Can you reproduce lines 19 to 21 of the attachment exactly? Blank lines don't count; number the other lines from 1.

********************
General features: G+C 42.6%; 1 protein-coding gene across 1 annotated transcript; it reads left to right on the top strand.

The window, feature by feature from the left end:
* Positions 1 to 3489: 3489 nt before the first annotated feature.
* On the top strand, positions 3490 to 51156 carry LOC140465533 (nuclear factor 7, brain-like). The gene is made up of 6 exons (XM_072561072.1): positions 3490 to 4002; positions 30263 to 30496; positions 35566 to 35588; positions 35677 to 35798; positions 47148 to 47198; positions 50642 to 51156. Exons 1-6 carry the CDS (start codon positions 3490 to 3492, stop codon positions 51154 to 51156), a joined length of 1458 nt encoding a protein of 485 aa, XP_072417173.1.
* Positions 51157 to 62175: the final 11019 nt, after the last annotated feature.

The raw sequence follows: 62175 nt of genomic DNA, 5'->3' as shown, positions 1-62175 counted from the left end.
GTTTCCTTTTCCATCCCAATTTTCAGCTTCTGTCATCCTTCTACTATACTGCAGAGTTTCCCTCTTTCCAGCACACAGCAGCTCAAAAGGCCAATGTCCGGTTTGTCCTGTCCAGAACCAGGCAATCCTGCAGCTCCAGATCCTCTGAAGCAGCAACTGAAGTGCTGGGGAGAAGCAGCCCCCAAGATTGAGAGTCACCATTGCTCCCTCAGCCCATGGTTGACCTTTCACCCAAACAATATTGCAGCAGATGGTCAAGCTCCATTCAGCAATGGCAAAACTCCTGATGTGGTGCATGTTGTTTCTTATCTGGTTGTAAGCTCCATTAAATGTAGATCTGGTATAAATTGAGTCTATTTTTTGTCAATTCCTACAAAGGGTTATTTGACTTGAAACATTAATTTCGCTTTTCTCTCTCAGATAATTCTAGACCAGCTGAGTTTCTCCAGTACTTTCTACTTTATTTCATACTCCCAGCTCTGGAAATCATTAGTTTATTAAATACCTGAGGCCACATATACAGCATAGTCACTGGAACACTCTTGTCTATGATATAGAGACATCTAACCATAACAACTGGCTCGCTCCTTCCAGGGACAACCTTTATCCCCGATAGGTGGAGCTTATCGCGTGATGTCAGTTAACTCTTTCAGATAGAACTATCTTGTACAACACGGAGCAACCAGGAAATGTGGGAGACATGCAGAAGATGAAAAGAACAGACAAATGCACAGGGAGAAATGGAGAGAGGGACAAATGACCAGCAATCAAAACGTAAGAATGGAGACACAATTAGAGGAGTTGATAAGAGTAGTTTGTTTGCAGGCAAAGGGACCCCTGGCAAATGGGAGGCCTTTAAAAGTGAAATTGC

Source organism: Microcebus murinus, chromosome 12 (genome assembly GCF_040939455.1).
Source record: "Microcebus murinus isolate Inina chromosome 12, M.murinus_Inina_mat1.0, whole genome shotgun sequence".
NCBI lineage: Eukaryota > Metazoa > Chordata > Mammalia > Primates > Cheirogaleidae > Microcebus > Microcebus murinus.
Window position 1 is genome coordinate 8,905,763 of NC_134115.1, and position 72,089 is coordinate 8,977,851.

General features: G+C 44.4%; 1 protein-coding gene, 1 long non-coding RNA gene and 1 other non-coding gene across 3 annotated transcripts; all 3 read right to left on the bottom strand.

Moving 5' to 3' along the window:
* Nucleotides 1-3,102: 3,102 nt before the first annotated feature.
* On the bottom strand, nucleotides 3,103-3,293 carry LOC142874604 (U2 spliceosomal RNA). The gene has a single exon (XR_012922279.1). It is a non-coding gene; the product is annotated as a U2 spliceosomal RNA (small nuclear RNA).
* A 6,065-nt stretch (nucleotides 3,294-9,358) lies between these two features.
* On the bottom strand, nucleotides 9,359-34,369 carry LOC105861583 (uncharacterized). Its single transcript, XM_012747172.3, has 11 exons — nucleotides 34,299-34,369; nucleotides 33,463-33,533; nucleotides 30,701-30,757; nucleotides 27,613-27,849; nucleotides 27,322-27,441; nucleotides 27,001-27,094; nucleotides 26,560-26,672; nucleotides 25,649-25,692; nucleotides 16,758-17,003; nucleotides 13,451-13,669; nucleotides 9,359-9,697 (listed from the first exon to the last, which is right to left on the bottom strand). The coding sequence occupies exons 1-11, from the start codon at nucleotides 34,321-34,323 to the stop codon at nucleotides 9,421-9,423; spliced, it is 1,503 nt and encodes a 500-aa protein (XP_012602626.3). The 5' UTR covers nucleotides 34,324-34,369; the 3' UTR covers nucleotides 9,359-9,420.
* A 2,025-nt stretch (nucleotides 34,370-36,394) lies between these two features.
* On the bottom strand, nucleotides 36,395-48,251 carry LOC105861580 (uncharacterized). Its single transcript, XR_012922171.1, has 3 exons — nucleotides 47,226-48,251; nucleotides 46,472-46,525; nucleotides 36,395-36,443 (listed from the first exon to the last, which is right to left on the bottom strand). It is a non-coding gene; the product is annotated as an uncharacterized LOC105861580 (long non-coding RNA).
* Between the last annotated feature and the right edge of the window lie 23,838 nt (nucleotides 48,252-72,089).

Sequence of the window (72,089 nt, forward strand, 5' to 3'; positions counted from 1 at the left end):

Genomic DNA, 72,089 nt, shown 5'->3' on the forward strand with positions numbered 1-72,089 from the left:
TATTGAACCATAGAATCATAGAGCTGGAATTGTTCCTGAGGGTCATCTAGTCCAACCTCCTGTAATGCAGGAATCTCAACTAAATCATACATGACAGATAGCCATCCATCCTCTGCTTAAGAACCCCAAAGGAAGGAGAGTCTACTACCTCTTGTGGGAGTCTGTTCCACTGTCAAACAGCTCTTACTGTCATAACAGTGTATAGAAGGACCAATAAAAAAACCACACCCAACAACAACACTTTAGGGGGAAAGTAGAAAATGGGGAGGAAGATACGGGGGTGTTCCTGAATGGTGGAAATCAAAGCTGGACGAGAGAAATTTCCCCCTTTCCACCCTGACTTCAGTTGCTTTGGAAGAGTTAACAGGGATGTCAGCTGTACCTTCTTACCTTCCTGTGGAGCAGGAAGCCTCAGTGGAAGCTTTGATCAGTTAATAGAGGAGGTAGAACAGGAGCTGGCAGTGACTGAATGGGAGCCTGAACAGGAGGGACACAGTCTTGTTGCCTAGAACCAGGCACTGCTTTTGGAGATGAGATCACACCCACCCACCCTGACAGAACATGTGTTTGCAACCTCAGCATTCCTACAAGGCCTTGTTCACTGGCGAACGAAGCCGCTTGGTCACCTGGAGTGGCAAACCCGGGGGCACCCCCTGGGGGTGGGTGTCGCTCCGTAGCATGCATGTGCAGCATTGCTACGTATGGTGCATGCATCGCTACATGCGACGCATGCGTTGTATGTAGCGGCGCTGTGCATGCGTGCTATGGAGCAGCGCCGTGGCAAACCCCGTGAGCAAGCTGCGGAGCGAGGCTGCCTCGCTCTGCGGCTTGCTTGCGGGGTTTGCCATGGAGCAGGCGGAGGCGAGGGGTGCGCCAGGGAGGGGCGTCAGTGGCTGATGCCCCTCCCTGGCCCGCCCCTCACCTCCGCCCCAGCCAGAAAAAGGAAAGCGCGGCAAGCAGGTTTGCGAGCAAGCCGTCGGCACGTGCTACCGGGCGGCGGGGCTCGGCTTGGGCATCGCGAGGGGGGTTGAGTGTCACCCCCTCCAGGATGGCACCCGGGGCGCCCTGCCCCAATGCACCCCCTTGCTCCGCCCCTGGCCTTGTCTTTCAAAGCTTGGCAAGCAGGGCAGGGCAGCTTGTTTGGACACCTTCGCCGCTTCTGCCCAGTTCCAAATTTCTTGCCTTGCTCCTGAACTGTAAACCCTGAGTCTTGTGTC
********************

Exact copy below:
* On the bottom strand, nucleotides 36,395-48,251 carry LOC105861580 (uncharacterized). Its single transcript, XR_012922171.1, has 3 exons — nucleotides 47,226-48,251; nucleotides 46,472-46,525; nucleotides 36,395-36,443 (listed from the first exon to the last, which is right to left on the bottom strand). It is a non-coding gene; the product is annotated as an uncharacterized LOC105861580 (long non-coding RNA).
* Between the last annotated feature and the right edge of the window lie 23,838 nt (nucleotides 48,252-72,089).

Sequence of the window (72,089 nt, forward strand, 5' to 3'; positions counted from 1 at the left end):